An excellent article, again by the ACLU, well worth reviewing is entitled “2004 DHS Program Used Racial And Ethnic Profiling” where the following is stated:

In 2001, President Bush declared that racial profiling was “wrong” and that he would “end it in America.”In 2002, Attorney General John Ashcroft said, “Using race… as a proxy for potential criminal behavior is unconstitutional, and it undermines law enforcement by undermining the confidence that people can have in law enforcement,” and his Justice Department banned racial profiling by federal law enforcement in 2003. That ban, however, came with an exemption for national security investigations. Today’s New York Times article shows how DHS drove a truck through that loophole just one year later.

“Despite President Bush’s vow to end racial profiling, his administration embraced it,” said Caroline Fredrickson, Director of the ACLU Washington Legislative Office. “This program confirms that racial and ethnic profiling are not only wrong, but they don’t work. The time and resources spent by DHS rounding up, interrogating and investigating innocent American immigrants could have been spent dealing with actual threats to our country.”

Again, recently, we have seen campaign commitments reviewed and some recanted, I sincerely hope both our President and Attorney General will hold true to their promises of eliminating the usage of racial profiling.

Additional articles on Profiling:

Online News Service: Racism in Journalism

Talk – King Downing – Why Racial Profiling Cannot Work

Talk by King Downing National Coordinator of the ACLU’s Campaign Against Racial Profiling on “Profiles in Injustice: Why Racial Profiling Cannot Work”

07
May
09

Time for Another Review of the Patriot Act

costoffreedom2

icon_digg1 As of late the CIA and other governmental Intel agencies have taken the long overdue and justified theoretical “hits” from a various number of congressional leaders, the presidential executive branch, news media and most importantly the American public for these agencies institutionalizing torture as a means of “hopefully” obtaining timely and accurate information from captured terrorists.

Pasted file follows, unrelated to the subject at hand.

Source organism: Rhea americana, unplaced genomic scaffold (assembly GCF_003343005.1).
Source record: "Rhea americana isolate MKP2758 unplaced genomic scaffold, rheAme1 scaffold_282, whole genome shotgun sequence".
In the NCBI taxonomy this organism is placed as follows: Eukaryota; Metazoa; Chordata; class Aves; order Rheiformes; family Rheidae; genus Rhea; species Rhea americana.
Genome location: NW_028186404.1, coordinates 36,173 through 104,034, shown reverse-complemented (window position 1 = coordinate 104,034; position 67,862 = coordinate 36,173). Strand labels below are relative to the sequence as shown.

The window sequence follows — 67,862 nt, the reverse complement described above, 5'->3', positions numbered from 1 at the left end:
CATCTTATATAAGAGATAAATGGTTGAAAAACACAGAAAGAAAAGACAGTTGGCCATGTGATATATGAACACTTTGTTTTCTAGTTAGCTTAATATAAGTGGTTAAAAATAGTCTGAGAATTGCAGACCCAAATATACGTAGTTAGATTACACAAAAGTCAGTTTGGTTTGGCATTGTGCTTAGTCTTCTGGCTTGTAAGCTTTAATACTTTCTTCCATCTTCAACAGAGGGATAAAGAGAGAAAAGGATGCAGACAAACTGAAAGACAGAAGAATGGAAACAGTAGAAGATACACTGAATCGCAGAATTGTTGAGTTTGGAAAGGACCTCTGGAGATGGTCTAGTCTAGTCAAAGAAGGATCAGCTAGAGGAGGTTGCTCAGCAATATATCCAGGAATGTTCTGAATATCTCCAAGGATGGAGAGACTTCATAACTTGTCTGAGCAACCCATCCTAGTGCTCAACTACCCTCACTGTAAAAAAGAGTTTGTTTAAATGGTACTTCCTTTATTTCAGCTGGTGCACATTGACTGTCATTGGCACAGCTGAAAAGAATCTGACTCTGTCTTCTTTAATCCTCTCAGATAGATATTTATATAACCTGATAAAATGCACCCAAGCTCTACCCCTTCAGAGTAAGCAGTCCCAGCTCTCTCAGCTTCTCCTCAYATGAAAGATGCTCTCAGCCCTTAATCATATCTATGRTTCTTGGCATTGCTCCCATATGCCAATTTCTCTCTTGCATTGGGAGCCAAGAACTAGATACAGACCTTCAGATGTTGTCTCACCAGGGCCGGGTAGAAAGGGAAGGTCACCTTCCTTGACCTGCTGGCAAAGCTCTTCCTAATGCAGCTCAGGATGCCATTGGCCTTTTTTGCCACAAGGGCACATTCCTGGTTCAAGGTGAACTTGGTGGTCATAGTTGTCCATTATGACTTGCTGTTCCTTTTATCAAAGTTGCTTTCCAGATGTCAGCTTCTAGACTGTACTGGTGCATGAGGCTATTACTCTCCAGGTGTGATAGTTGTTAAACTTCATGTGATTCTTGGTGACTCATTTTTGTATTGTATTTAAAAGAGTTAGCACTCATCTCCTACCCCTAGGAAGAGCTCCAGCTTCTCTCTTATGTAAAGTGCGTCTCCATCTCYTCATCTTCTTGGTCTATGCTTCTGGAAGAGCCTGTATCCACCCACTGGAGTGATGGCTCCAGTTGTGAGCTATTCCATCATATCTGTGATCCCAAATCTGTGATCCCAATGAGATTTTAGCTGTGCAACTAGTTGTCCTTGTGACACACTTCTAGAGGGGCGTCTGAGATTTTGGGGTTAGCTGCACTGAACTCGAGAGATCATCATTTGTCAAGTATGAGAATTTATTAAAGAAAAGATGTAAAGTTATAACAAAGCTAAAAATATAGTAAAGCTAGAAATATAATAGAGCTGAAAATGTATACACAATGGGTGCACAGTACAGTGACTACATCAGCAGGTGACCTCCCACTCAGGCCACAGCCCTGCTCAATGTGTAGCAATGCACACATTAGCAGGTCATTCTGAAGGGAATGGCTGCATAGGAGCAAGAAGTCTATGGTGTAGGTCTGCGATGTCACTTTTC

As mentioned the News media and bloggers have jumped at the opportunity to post their stories and opinions, myself included:

With the last, aforementioned link regarding a short reference capsule of articles published over the past several months by nationally recognized news sources.Unfortunately there’s more work required to correct the past injustices of the Bush Administration than has been started by the Obama Administration; namely issues regarding the FISA (part of the Patriot Act) and the FBI’s list of 24,000 people on a terrorist watch list.  This list is in dire need of being revised and updated based on the number of outdated or sometimes irrelevant information, while missing people with genuine ties to terrorism who should have been on the list.

In a recent article, published in the New York Times, entitled: “Justice Dept. Finds Flaws in F.B.I. Terror List”, authored by authored by Eric Lichtblau; here are some of the excerpts of what I feel of importance (high lighted revisions by myself):By the beginning of 2009, the report said, this consolidated government watch list comprised about 400,000 people, recorded as 1.1 million names and aliases, an exponential growth from the days before the attacks of Sept. 11, 2001.

But the new report, by the office of the Justice Department’s inspector general, provides the most authoritative statistical account to date of the problems connected with the list. An earlier report by the inspector general, released in March 2008, looked mainly at flaws in the system, without an emphasis on the number of people caught up in it.